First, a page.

Agriculture is an integral part of our daily lives. As consumers, we have become accustomed to a safe and abundant food supply. As producers, we have been blessed with natural resources and a climate which yield a bounty among the most diverse in the nation. And as a state, one out of every five jobs is directly related to agriculture, making it our number one industry.
Having said this, it has become necessary to seek legislative changes which further protect modern agricultural practices and the increasing interaction between producers and the public. The Missouri Farm and Food Preservation Act of 2007 (MFFPA) does two things: 1) it requires that regulation of production agriculture take place at the state and federal levels; and 2) it provides a greater firewall for agricultural producers from frivolous nuisance lawsuits.
Like other states, Missouri has a "Right to Farm" law which has shielded farmers and ranchers from lawsuits in which their operations may be deemed a nuisance to others. Unfortunately, population growth in many areas of the state has led to an increasing number of complaints about odor, noise, lights and even dust. While every producer understands the importance of being a good neighbor, there are some things inherent to our industry.
Since our Right to Farm law was passed in 1982, agriculture has changed in many ways. Over the past 25 years Missouri farms and ranches have become larger in size, require greater capital investment, utilize more technology and produce increased yields. Our Right to Farm law needs to recognize this evolutionary process and be updated to provide a greater firewall for agricultural producers who wish to diversify, expand or modernize their operations. The law does not, and should not, insulate any agricultural operation from negligent conduct.
The MFFPA will also protect our state's farmers and ranchers from a dangerous trend which began more than a decade ago. In 1996, Pettis County was the first in the state to approve a new layer of regulation disguised as a county "health" ordinance.
Today, 16 Missouri counties have adopted so-called health ordinances. These health ordinances, a smokescreen for agricultural zoning, allow county commissioners or county health commissioners to impose new regulations and fees on agricultural operations under the guise of protecting human health.
Why would anyone object to a local ordinance protecting human health? First, production agriculture is already regulated heavily at the state and federal level. Farmers and ranchers already comply with a myriad of laws and regulations designed to protect human health, the environment and even wildlife. Second, there is no scientific evidence to support what can best be described as the modern-day equivalent of taxation without representation--regulation without justification. Third, most county governments simply do not have the technical expertise or available staff resources to develop and enforce scientifically sound regulations for agriculture. Yet, no one disagrees that county officials must have the ability to provide input to state and federal agencies as permits and regulations are considered.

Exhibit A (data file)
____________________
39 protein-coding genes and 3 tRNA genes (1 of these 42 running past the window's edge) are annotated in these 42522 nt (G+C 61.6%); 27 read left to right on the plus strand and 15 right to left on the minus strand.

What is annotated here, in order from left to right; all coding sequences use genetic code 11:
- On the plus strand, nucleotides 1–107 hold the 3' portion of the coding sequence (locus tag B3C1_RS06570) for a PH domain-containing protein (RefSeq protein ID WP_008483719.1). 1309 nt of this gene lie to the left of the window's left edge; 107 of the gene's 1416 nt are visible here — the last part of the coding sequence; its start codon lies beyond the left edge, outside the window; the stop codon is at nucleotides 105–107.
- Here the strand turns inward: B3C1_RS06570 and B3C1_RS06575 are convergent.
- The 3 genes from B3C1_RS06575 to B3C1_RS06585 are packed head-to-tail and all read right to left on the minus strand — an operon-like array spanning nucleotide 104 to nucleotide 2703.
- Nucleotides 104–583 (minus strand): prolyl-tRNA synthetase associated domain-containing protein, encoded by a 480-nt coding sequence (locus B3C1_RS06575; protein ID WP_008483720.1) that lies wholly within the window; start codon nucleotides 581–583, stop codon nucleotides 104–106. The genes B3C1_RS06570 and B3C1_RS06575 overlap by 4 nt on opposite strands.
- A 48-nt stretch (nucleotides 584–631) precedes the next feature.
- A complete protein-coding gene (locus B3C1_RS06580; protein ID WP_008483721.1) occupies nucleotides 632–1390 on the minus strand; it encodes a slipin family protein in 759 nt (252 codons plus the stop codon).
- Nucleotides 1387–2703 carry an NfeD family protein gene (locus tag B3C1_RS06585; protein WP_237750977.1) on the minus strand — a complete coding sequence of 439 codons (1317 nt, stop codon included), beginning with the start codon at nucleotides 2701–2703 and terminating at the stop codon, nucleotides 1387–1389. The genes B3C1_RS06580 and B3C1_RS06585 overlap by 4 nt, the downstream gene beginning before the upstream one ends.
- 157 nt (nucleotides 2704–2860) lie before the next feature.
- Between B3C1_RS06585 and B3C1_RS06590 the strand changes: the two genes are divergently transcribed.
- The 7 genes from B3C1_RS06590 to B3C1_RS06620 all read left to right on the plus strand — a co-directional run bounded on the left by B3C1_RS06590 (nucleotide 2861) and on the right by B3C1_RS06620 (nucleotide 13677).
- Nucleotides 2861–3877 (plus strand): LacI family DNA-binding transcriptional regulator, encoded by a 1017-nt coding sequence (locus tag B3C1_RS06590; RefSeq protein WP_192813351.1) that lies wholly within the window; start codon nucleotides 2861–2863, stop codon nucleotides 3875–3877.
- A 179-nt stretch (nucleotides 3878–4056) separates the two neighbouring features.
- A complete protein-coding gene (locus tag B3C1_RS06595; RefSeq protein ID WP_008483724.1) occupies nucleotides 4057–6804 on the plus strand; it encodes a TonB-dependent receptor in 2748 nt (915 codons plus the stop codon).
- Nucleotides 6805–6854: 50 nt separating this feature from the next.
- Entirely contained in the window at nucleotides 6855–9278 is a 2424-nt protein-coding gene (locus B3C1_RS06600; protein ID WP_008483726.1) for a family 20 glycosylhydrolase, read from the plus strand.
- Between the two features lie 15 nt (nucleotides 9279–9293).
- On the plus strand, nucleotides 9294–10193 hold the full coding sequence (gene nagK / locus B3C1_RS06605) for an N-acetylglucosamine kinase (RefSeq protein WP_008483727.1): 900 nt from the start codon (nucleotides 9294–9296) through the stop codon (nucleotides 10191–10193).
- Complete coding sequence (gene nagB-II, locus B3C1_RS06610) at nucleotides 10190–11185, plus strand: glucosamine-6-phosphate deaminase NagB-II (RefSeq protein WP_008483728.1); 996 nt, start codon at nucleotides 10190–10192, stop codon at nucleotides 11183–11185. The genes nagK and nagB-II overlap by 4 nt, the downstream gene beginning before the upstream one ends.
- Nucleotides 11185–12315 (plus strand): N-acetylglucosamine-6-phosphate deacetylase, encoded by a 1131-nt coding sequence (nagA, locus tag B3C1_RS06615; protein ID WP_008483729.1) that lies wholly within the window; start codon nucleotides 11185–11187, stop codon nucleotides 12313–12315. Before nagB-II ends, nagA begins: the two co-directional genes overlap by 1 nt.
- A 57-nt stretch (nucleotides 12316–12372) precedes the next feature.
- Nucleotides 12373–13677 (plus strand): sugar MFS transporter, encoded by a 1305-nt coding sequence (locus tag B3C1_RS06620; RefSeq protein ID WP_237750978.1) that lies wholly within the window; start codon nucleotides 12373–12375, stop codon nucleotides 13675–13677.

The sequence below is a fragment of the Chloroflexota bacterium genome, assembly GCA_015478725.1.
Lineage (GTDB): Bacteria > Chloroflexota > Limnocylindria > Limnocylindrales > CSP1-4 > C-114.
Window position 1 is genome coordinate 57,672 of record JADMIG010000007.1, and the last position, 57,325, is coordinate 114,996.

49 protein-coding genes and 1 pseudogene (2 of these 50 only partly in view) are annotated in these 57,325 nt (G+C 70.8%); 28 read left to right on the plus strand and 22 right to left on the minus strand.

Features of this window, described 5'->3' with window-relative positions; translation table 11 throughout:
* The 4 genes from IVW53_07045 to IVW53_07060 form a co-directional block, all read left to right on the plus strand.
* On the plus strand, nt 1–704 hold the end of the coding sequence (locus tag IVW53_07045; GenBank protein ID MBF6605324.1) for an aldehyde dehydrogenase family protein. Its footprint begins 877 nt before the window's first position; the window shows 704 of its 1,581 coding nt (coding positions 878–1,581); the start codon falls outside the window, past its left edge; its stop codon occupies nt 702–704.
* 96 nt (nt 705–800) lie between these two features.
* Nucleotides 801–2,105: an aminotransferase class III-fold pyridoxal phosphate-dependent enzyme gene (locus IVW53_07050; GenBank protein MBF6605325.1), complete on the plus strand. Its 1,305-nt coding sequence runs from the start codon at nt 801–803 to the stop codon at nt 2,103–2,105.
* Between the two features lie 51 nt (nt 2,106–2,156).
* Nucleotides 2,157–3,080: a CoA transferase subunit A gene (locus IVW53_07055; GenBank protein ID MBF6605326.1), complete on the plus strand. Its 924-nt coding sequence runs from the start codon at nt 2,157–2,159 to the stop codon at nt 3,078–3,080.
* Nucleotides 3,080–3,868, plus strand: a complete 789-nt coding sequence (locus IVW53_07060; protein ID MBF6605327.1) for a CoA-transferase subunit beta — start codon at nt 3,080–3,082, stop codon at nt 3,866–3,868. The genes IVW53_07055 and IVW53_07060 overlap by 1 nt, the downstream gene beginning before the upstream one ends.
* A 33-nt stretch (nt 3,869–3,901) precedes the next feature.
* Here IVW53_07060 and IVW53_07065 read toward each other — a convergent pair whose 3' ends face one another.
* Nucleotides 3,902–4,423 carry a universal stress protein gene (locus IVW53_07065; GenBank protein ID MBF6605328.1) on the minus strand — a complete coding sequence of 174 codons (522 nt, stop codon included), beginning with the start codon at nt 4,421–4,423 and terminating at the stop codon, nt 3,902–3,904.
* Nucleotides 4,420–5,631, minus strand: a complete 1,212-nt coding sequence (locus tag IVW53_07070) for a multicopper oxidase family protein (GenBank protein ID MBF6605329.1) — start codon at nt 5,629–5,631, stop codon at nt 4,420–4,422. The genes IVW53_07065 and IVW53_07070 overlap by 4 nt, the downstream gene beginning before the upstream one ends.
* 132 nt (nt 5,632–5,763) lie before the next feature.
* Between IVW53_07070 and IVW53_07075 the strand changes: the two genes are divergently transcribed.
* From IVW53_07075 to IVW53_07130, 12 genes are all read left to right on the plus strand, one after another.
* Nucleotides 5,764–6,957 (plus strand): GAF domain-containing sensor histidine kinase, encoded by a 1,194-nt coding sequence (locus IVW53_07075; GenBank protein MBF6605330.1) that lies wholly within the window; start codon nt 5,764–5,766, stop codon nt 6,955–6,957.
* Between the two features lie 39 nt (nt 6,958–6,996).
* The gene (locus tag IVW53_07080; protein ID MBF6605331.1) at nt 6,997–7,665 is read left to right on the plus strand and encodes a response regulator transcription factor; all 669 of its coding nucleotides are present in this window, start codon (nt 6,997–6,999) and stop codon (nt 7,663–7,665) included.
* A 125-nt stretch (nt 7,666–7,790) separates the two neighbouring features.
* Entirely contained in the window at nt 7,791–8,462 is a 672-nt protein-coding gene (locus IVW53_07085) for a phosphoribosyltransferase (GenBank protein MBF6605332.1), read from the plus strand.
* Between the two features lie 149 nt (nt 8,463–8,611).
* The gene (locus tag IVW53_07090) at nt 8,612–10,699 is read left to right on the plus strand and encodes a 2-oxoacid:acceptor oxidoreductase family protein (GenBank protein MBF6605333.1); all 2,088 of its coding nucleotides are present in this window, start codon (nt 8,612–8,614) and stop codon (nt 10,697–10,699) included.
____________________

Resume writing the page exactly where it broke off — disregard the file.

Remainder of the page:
Up to this point, health ordinances have targeted animal agriculture. But what is to stop a county from enacting a health ordinance dictating the conditions under which cattle can be weaned or vaccinated, the hours a tractor can be operated or the amount of particulate matter (dust) that can be emitted from your combine?
The MFFPA is supported by a broad coalition of Missouri agricultural organizations, including the Missouri Farm Bureau Federation, Missouri Corn Growers Association, Missouri Soybean Association, Missouri Cattlemen's Association, Missouri Pork Association, Missouri Dairy Association, MFA Incorporated, Missouri Agribusiness Association, Missouri Egg Council, Missouri Poultry Federation, FCS Financial, Progressive Farm Credit, Macon County Ag Alliance, Missouri Forest Products Association and the Friends of Agriculture in Marion County.
Missouri agriculture is a success story that impacts each and every one of us. Yet, without added protection from nuisance lawsuits and the growing patchwork of county health ordinances production agriculture will suffer irreparable harm. Passage of the MFFPA will help assure the viability of this great industry not only today but for those who hope to follow in our footsteps.
President of the
Missouri Farm Bureau
Jefferson City, Missouri